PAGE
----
In a devastating series of attacks, at least 25 people were killed and dozens more injured in the fourth strike on or near a school in Gaza within the past four days. The latest incident occurred at the Al-Awda school in Abasan, a city in southern Gaza's Khan Younis governorate, where witnesses reported a scene of chaos as people gathered outside the school to watch a soccer match when the strike hit.

Footage authenticated by NBC News showed a game being played in the school's courtyard before a blast rang out, sending people dashing in all directions amidst screams. NBC News crews on the scene filmed the harrowing aftermath, with bloodied patients, including young children, filling the hallways of local hospitals. Many were seen lying on the ground, wailing in pain.

Ahmed Wessam Kediah, a 14-year-old boy who was injured in the blast, recounted his terrifying experience from his stretcher. "I was walking when suddenly I found myself flying," he said, his leg wrapped in bandages. "I saw all the wounded. Just body parts."

The strike on Al-Awda school has drawn significant condemnation. The Israel Defense Forces (IDF) stated that they had targeted a Hamas fighter involved in the Oct. 7 attack on Israel. They acknowledged the proximity of the school to the strike location and indicated they were investigating reports of civilian casualties.

Hamas quickly condemned the strike, warning that continued Israeli attacks could jeopardize ongoing cease-fire negotiations being mediated in Doha, Qatar. The talks aim to end nearly nine months of conflict in Gaza, which local health officials say has resulted in over 38,000 deaths.

Philippe Lazzarini, commissioner-general of the United Nations' Palestinian refugee agency (UNRWA), highlighted the severity of the situation, stating that at least four schools had been hit in the last four days. "Schools have gone from safe places of education & hope for children to overcrowded shelters and often ending up a place of death & misery," he wrote on X.

Among the recent strikes, an UNRWA-run school in Nuseirat was hit, killing at least 16 people. Another strike targeted the Holy Family school in Gaza City, a place of refuge for hundreds of civilians. A subsequent strike hit another UNRWA school in Nuseirat. The IDF has maintained that these locations were being used by Hamas for military purposes, an allegation that Hamas denies.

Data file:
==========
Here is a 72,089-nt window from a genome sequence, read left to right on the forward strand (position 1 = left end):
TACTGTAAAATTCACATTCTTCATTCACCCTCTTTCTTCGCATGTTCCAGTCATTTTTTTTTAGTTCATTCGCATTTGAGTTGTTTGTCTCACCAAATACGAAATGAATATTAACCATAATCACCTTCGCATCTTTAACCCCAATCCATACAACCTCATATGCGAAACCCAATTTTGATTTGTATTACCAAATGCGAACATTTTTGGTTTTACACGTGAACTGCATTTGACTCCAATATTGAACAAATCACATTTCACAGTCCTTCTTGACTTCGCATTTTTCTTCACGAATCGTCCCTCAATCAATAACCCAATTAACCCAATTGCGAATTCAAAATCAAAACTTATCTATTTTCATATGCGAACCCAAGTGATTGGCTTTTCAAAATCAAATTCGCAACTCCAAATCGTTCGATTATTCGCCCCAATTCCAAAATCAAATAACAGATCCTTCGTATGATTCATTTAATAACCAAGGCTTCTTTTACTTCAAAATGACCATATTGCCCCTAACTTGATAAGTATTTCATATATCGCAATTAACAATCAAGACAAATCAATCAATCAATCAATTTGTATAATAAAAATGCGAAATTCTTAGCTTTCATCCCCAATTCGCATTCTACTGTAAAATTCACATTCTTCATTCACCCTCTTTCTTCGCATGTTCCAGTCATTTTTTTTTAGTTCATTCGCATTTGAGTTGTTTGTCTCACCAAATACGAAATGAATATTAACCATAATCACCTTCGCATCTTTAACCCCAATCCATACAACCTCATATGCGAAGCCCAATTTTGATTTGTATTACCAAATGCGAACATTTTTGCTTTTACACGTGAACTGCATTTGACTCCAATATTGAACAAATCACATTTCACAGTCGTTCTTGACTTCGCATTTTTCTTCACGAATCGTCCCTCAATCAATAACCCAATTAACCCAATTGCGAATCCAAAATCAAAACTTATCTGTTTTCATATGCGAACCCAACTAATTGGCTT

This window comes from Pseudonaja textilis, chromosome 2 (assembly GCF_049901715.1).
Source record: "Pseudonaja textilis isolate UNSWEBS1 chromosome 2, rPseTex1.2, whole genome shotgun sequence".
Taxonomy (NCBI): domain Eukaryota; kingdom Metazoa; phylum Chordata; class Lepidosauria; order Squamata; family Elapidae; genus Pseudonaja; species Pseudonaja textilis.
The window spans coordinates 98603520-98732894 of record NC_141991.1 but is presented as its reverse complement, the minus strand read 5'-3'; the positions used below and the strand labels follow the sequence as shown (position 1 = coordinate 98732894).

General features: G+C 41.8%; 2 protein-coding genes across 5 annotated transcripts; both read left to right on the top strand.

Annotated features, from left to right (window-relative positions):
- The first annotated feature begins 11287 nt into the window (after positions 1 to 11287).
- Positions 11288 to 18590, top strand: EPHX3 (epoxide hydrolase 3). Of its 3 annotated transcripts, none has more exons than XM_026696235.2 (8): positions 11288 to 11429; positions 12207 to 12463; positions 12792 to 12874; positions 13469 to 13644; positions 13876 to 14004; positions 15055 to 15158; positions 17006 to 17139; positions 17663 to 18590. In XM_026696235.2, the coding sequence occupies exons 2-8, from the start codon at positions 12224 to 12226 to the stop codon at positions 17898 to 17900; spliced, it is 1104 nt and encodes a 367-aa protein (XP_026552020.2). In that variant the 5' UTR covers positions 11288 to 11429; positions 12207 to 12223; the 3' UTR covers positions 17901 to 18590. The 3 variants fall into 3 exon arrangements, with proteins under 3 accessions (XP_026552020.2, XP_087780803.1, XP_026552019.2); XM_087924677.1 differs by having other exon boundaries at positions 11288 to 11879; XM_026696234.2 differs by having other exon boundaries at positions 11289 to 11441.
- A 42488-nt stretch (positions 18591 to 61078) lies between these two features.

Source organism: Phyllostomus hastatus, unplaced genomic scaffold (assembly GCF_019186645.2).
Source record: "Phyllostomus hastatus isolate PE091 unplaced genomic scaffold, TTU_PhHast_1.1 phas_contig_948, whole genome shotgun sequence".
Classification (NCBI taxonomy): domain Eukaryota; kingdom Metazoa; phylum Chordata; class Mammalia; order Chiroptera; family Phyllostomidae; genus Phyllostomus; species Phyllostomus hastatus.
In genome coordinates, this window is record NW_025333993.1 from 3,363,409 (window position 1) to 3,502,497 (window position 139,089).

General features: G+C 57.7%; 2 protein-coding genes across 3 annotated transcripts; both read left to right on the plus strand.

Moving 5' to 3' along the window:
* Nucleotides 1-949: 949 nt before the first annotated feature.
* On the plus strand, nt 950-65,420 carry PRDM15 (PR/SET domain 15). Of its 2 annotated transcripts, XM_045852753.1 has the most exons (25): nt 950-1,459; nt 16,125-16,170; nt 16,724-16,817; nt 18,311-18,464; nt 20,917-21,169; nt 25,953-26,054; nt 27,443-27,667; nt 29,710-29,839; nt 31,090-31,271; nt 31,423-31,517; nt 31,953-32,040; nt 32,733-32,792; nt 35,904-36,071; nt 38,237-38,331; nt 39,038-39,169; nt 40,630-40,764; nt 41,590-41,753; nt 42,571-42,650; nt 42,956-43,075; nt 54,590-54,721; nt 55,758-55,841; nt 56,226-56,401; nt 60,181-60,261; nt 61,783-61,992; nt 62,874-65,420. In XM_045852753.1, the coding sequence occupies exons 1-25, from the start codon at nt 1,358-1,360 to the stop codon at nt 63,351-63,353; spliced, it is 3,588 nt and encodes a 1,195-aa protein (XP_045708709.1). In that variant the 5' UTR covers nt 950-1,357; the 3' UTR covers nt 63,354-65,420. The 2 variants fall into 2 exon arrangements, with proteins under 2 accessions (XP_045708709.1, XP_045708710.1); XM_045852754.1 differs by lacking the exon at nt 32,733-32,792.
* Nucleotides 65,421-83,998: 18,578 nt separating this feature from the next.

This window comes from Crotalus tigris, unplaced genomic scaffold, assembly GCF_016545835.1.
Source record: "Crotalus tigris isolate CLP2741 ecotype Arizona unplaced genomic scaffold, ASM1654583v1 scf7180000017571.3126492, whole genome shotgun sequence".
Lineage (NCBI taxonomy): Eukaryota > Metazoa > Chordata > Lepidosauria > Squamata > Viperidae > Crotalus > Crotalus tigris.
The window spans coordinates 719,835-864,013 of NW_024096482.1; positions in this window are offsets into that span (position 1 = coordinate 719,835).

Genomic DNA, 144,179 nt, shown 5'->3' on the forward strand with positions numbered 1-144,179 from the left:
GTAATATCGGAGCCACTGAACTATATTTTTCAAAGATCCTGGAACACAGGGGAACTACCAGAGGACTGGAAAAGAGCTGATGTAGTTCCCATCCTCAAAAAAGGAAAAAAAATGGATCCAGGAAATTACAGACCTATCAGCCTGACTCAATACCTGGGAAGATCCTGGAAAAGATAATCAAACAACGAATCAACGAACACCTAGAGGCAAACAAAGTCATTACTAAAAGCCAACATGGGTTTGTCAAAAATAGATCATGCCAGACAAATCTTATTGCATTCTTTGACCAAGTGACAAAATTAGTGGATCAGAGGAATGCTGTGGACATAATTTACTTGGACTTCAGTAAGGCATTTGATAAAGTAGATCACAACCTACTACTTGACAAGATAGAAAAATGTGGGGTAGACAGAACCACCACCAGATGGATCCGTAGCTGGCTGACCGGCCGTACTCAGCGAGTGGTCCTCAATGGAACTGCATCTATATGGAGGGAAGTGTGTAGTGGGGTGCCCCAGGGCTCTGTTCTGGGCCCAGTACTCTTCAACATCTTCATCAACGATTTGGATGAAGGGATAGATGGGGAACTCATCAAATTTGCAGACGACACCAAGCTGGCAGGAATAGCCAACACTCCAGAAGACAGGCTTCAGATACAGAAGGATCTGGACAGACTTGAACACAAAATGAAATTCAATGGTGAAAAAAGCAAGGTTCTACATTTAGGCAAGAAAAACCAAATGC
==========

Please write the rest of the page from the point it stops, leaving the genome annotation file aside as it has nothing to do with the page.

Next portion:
The escalating violence has exacerbated an already dire humanitarian crisis in Gaza. A group of U.N.-mandated independent human rights experts warned of a spreading famine in the enclave. At least three children have reportedly died of malnutrition in the central Gaza areas of Khan Younis and Deir Al-Balah since May. "With the death of these children from starvation despite medical treatment in central Gaza, there is no doubt that famine has spread from northern Gaza into central and southern Gaza," the group stated.

As the conflict rages on, the Israeli military has ordered the evacuation of Gaza City, pressing ahead with a new offensive that has killed dozens over the past 48 hours. The military urged residents to flee south, promising safe passage along specified routes. However, many Palestinians are skeptical, fearing arrest or harassment at checkpoints.

The humanitarian toll continues to rise, with over 38,200 people killed and more than 88,000 wounded in Gaza, according to the territory's Health Ministry. Nearly the entire population has been displaced, many multiple times, with hundreds of thousands now living in squalid conditions.

International efforts to negotiate a cease-fire are intensifying. U.S., Egyptian, and Qatari mediators are engaged in talks with Israeli officials in Doha. While a potential deal to end hostilities and secure the release of hostages appears within reach, significant obstacles remain. Hamas has accused Israeli Prime Minister Benjamin Netanyahu of placing hurdles in the way of a cease-fire, even as both sides narrow the gaps in negotiations.

Despite widespread support for a cease-fire among Israelis, with over 85% favoring a deal according to a poll by the Israel Democracy Institute, far-right Israeli politicians remain opposed. Finance Minister Bezalel Smotrich and National Security Minister Itamar Ben-Gvir have voiced strong resistance, complicating Netanyahu's position.